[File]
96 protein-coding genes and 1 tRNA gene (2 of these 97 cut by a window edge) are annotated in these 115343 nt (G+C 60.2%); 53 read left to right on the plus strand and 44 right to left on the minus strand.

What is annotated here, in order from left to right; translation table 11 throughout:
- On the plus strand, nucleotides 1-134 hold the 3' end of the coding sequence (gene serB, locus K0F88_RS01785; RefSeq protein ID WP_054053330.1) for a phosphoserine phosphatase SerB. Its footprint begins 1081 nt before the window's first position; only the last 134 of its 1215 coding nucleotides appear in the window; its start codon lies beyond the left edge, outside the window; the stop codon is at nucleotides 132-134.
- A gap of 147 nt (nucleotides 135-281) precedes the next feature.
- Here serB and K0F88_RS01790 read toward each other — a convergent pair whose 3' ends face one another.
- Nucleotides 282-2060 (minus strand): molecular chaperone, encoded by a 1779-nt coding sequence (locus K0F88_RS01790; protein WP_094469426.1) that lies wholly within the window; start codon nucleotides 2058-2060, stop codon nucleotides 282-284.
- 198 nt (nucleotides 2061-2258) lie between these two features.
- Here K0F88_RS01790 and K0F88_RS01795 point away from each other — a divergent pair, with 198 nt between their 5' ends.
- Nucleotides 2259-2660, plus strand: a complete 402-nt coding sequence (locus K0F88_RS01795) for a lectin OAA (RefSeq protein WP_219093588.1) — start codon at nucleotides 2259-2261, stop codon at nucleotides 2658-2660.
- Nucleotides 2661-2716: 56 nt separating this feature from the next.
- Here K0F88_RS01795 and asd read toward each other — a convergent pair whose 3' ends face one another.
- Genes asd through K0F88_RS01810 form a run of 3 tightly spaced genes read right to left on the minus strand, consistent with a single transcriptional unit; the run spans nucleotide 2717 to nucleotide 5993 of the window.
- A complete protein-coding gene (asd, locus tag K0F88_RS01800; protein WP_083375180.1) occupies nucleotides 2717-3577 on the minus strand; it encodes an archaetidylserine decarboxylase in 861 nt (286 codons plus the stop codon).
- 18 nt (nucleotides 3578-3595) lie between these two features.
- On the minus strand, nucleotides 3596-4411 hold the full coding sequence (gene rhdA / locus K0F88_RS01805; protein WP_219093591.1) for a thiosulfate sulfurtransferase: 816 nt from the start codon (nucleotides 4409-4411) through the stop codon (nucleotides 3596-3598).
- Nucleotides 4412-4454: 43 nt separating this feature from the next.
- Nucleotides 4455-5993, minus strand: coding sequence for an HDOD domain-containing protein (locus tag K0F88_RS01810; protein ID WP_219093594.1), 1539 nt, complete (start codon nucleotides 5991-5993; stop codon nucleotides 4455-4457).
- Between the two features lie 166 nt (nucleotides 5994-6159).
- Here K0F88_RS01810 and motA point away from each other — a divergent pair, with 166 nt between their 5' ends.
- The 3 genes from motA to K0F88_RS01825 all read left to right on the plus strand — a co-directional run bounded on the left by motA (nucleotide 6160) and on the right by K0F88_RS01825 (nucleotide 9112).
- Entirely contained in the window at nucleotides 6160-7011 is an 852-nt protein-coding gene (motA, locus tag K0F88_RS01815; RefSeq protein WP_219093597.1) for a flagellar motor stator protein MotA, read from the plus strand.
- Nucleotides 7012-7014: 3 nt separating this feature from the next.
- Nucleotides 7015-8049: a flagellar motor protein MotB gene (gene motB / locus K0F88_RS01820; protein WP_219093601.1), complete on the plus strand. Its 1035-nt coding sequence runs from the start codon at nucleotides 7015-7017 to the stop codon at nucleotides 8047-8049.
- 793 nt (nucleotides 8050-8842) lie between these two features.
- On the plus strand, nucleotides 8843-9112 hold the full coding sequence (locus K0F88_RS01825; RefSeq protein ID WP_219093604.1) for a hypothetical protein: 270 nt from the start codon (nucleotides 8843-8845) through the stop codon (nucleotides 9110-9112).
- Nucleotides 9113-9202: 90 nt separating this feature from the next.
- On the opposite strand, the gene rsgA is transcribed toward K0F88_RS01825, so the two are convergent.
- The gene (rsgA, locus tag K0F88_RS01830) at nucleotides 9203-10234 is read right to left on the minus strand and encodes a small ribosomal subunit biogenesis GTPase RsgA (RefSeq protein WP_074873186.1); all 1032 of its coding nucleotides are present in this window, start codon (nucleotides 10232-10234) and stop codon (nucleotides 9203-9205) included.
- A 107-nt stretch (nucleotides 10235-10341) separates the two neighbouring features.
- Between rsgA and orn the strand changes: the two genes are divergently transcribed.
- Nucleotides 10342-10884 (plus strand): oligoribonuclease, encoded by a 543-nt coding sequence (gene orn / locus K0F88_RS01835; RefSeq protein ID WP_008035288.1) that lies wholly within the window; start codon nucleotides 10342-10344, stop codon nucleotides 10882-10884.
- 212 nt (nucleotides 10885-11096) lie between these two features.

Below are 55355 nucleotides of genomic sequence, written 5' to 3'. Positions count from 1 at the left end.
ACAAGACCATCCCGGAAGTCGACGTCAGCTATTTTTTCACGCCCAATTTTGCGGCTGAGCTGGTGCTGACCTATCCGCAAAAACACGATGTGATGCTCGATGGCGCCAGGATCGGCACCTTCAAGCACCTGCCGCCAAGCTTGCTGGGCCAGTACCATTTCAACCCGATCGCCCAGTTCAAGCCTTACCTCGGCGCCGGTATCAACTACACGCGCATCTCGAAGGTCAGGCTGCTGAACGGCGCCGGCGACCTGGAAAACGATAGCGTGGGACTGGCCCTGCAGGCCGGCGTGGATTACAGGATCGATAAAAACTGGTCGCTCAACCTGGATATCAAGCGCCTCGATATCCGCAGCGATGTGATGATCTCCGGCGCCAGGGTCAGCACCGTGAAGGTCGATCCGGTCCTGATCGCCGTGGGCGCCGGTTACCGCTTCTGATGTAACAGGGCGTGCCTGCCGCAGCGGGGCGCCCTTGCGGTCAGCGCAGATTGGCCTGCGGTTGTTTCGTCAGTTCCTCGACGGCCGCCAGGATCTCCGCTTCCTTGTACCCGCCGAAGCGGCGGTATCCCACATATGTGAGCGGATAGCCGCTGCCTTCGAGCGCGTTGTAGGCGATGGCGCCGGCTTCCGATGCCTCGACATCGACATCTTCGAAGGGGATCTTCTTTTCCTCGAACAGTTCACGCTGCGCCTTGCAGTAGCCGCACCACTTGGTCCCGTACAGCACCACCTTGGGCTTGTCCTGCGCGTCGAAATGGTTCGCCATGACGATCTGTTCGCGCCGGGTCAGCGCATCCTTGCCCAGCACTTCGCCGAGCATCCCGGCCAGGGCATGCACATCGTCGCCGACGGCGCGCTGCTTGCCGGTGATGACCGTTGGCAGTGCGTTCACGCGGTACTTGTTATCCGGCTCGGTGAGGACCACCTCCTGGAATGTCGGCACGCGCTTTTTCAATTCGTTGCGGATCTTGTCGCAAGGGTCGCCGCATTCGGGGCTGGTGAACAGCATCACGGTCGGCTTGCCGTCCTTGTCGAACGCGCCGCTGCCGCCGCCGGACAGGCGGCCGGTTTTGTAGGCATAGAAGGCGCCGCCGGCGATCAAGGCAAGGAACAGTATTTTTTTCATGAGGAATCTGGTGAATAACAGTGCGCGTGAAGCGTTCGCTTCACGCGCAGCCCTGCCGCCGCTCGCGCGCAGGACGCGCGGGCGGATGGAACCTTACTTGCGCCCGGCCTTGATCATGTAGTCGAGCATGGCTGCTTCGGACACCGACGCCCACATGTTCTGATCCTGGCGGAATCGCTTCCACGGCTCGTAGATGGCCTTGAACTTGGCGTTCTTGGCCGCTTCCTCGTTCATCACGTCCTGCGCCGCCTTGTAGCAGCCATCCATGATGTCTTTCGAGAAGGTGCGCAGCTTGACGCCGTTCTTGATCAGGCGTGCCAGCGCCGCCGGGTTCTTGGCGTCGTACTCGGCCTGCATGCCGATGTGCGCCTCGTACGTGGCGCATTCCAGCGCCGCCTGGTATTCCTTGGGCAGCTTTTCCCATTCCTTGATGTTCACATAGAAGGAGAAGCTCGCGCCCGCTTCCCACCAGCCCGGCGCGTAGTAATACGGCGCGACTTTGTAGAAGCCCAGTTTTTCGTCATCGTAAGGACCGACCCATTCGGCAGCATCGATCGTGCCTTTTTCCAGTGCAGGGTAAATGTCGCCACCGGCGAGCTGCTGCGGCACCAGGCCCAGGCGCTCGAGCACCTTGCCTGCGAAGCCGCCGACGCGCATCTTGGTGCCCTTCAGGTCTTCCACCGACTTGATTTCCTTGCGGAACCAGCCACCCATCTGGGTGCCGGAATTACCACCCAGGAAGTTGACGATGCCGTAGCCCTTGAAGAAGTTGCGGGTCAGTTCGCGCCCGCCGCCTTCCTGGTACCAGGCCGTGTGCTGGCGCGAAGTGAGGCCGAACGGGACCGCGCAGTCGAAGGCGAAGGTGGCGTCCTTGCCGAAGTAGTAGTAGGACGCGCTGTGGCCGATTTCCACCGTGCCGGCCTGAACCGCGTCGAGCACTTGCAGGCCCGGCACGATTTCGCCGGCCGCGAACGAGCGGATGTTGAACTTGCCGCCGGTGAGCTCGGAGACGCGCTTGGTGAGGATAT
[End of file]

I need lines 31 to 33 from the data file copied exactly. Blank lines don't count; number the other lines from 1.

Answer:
- Nucleotides 10342-10884 (plus strand): oligoribonuclease, encoded by a 543-nt coding sequence (gene orn / locus K0F88_RS01835; RefSeq protein ID WP_008035288.1) that lies wholly within the window; start codon nucleotides 10342-10344, stop codon nucleotides 10882-10884.
- 212 nt (nucleotides 10885-11096) lie between these two features.

Below are 55355 nucleotides of genomic sequence, written 5' to 3'. Positions count from 1 at the left end.